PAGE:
Whether they first encounter The Yearling as children or as adults, few readers can remain dry-eyed during the scene at the end of the book when the young protagonist, Jody Baxter, is forced to kill his pet deer. However, that memorable episode is just one of many incidents in Marjorie Kinnan Rawlings’s fiction that illustrate her uncompromisingly realistic view of life. Indeed, it is ironic that for so long Rawlings was thought of as a children’s writer, for in fact her rural world is as grim as that of Victorian author Thomas Hardy. Penny Baxter, Jody’s father, describes growing up as learning that life is hard, that human beings can be malicious, and that feelings of insecurity and desperate loneliness are just part of being human. Though Rawlings and many of her characters display a mystical appreciation of nature, she never permits us to forget that living in a natural environment means accepting ugliness as well as beauty, suffering as well as joy, and death as a part of the daily routine.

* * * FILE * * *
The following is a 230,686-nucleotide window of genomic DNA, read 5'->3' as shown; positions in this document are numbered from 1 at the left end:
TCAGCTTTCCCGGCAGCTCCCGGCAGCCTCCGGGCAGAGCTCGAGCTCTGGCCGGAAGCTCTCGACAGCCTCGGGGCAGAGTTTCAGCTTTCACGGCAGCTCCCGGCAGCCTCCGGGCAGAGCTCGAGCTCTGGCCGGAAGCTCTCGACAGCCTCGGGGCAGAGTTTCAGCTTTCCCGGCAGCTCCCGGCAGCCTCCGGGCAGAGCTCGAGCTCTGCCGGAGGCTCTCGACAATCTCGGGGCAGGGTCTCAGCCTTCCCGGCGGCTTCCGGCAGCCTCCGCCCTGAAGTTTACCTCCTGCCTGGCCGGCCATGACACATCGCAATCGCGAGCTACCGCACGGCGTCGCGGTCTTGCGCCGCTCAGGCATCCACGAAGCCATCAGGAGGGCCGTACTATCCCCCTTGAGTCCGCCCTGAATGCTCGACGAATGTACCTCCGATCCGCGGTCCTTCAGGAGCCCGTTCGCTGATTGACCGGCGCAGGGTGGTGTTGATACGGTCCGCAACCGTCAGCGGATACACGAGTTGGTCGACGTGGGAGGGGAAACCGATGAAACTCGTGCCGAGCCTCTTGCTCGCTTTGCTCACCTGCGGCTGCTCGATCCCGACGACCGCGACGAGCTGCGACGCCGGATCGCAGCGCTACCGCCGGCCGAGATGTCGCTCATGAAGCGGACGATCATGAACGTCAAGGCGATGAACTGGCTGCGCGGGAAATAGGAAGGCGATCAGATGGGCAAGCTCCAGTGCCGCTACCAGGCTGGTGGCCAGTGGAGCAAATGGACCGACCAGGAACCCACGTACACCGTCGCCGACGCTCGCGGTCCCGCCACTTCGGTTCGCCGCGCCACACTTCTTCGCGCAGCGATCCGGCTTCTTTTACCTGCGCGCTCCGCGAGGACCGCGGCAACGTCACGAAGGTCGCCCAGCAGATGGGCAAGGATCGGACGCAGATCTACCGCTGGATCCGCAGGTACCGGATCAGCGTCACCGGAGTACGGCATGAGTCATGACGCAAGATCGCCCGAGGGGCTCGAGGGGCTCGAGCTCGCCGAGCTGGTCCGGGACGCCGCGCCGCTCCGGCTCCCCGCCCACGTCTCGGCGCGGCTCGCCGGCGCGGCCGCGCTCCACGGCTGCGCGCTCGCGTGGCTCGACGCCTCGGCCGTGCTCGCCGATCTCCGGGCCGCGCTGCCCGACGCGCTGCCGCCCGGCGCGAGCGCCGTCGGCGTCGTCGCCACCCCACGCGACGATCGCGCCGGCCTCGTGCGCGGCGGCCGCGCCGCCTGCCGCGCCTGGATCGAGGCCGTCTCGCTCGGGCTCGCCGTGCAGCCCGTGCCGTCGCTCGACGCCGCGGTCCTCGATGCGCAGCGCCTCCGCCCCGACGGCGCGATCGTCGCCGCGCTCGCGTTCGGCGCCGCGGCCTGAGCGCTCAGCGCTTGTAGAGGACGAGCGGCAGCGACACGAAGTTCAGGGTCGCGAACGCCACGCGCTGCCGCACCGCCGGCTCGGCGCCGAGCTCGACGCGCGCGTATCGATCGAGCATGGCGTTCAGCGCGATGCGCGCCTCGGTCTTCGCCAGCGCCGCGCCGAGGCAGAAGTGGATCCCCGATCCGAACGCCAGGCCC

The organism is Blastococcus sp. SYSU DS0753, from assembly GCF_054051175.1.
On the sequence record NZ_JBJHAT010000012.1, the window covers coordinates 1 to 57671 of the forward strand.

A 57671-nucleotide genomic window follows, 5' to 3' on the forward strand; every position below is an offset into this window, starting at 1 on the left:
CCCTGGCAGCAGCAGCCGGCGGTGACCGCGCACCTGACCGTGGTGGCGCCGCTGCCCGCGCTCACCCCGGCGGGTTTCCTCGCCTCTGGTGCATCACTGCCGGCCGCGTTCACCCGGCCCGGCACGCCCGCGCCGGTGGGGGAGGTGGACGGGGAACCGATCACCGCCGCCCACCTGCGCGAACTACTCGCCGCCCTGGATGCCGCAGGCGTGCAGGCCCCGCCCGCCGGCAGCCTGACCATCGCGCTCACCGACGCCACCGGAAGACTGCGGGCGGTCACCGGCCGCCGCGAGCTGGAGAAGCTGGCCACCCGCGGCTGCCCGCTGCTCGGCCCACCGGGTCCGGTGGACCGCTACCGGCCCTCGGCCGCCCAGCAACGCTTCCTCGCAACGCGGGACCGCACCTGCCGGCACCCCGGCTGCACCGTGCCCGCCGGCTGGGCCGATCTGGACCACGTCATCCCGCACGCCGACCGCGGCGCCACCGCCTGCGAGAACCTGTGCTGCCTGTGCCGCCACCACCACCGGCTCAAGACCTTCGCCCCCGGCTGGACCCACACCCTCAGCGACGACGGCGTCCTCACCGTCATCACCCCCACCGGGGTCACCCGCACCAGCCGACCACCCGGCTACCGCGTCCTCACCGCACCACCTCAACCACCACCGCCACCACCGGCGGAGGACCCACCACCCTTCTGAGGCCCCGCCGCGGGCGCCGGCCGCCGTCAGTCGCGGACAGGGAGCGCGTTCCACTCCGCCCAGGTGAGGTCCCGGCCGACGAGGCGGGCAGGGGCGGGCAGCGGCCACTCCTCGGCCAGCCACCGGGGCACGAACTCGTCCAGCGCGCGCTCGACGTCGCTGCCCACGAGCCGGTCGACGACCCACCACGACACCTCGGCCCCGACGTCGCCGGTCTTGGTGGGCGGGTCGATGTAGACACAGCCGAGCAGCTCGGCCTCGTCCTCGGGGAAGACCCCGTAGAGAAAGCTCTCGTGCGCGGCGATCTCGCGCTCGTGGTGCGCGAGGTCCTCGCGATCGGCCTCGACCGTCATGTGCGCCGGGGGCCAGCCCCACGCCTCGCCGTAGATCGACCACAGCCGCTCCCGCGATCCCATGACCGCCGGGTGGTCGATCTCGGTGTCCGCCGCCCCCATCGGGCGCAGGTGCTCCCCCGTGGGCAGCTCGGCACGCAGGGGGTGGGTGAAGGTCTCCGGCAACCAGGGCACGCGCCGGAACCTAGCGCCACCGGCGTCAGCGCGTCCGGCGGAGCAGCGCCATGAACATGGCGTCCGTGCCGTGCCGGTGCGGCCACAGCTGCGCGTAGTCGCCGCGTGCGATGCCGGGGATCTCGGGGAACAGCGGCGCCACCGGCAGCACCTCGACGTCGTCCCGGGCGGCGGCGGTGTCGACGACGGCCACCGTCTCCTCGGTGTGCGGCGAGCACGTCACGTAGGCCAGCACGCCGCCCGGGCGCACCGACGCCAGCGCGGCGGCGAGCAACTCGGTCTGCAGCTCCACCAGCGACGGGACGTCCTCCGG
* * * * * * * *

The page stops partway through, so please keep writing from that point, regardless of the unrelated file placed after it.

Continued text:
South Moon Under
In Jacob’s Ladder, Florry and Mart wandered from the piney woods and the Florida scrub to the Gulf Coast and back to the woods. By contrast, South Moon Under and The Yearling are set entirely in the “Big Scrub,” a plateau bounded on the east by the St. John’s River and on the west by the Ocklawaha. Before beginning South Moon Under, Rawlings spent several weeks in this wilderness area. Piety Fiddia, with whom she stayed, became the model for Piety Jacklin in the novel, and her moonshiner son became the character of Lant Jacklin.
Like Mart and Florry, old Lantry has had difficulty putting down roots, but he is propelled by fear. As he tells his daughter, Piety, when he was making moonshine in North Carolina he killed a federal revenue agent, and he has been on the run ever since. However, the scrub is so remote, and his home there so isolated, that Lantry’s worst...
(The entire section is 808 words.)